"The First Indian Day"
May 13, American Indian Day. For the first time the race which roamed the western continent before the white man set foot on its shores is being honored with a day which bears that race's name. The event gives occasion for comment as tardy national recognition of a people who have to a large extent proved their worth. But how well and how comprehensively he proved it is a matter about which a great many persons still need enlightenment.
There is yet a widespread tendency to think of the American Indian as he used to be, rather than as he now is. Where is the small boy who does not picture the Indian as a savage in war paint and feathers, ready to sally forth with tomahawk and spear to avenge himself upon his foes? Where is the small girl who does not avoid reading the Indian stories which so delight her brother, and does not feel sorry for other little girls who live on prairies where they are liable to an unexpected visit from the Indians almost any hour of the day or night? Where is the father who does not enjoy getting an Indian costume for his little boy and even take pleasure in helping him put up a wigwam in the back yard? And where is the mother who does not clap her hands over her ears when that same small son and his pals chase one another round the house, "yelling like Indians"?
In the evening perhaps the family go to the nearest motion picture house. The most exciting film is a story of hairbreadth escapes from the Indians. There is usually nothing to indicate when the events are supposed to have taken place, but the impression gained is that they are comparatively recent. The children go home and dream the story over again that night to repeat its details next day at school or elsewhere.
Next week the circus comes to town. Flaring posters show in advance the "Wild West" show which is to be such a prominent part of the program, and describe in graphic terms the side show in which several Indian families are to be on exhibition. Emphasis is laid on the war dance with which those who pay ten cents admission will be regaled.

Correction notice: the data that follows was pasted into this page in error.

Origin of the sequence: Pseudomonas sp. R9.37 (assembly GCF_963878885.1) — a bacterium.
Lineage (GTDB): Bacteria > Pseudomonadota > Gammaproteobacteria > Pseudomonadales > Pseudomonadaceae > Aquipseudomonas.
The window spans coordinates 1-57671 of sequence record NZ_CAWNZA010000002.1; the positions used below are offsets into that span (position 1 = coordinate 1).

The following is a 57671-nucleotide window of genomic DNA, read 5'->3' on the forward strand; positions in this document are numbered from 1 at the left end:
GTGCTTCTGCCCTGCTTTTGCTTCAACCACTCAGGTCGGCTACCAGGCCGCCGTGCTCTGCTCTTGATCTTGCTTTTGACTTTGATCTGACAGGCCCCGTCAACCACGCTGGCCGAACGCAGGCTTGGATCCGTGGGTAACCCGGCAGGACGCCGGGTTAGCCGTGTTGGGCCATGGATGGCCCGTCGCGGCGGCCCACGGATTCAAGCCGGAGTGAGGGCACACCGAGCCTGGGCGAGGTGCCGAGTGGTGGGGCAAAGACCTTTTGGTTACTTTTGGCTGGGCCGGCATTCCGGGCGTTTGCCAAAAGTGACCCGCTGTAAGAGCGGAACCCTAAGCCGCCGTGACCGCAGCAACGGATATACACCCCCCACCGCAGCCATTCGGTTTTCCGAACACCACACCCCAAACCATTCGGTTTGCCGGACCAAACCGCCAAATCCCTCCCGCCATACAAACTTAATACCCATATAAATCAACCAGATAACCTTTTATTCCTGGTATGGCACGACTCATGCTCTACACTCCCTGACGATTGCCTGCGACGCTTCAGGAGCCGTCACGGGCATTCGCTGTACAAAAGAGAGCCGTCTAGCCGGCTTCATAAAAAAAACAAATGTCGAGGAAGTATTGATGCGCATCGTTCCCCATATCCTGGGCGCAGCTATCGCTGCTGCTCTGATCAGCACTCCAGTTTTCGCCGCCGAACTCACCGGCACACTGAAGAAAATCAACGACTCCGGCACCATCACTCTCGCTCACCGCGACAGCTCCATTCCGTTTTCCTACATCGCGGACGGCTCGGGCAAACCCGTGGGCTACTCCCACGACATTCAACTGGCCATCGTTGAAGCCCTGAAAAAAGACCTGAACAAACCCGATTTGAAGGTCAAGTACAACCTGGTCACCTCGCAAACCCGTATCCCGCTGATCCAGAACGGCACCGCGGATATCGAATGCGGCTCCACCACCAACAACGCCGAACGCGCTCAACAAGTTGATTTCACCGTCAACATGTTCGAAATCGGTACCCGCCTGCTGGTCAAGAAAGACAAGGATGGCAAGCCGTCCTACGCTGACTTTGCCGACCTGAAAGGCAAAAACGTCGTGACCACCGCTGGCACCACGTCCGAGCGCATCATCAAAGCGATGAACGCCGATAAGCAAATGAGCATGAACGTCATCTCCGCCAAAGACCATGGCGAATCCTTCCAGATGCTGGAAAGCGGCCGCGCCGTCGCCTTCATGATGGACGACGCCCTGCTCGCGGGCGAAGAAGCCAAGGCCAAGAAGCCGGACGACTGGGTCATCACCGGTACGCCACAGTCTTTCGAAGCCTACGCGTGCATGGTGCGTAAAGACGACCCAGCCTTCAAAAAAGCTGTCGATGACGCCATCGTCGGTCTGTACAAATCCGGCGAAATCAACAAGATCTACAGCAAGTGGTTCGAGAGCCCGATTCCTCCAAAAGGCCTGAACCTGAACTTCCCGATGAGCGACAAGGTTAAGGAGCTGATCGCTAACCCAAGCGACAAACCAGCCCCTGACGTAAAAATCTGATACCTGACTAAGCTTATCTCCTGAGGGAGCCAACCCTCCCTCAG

In the summer there come those happy days when the family go on a picnic to some near-by resort. Among the attractions along the main boulevard there is probably an Indian shop. Here may be purchased little birchbark canoes, moccasins, bows and arrows, and beads of many colors. If the shop is somewhat pretentious is may even offer for sale Navajo blankets and specimens of basketry and pottery. Perhaps these were made by American Indians, but more likely they were not.
Written almost 100 years ago, it could have been written yesterday...
The day to honor Native peoples? That'd be "American Indian Day" celebrated the day after Thanksgiving.
The small boy of today, if asked to draw an Indian, would certainly draw one in paint and feathers.
The small girl takes great delight in reading Little House on the Prairie.
The father getting an Indian costume and wigwam for his son? Hmm... Boy Scouts, maybe? Order of the Arrow?
And the mother who asks her small son and his pals to stop "yelling like Indians"? If you search Google blogs with "wild Indians" you'll find Todd, writing on March 1st, 2009 "...I would not tolerate them acting like a couple of wild Indians..." and Heather, on March 2nd, "I told the boys to settle down and quit acting like wild Indians..." and Raj, on March 3rd, "...Newton and Pye, running around the house like a pair of wild Indians."
The movies? How about Mel Gibson's Apocalypto...
Wild West shows? Not on tour or on stage that I know of in the U.S., but visit Disney Village in Paris and you can see that show this evening, at 6:30 or 9:30! If you want a preview, there's one on Youtube.
As for birchbark canoes, moccasins, bows and arrows, and beads and the like, your local toy store will have what you need...
Clearly, we haven't made much progress in the last 100 years. What are you doing to change that?